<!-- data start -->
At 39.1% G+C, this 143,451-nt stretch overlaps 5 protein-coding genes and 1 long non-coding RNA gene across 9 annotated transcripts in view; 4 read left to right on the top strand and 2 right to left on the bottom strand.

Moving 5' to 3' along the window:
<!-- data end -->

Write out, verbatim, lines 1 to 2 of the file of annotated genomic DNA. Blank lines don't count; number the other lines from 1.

At 39.1% G+C, this 143,451-nt stretch overlaps 5 protein-coding genes and 1 long non-coding RNA gene across 9 annotated transcripts in view; 4 read left to right on the top strand and 2 right to left on the bottom strand.

Moving 5' to 3' along the window: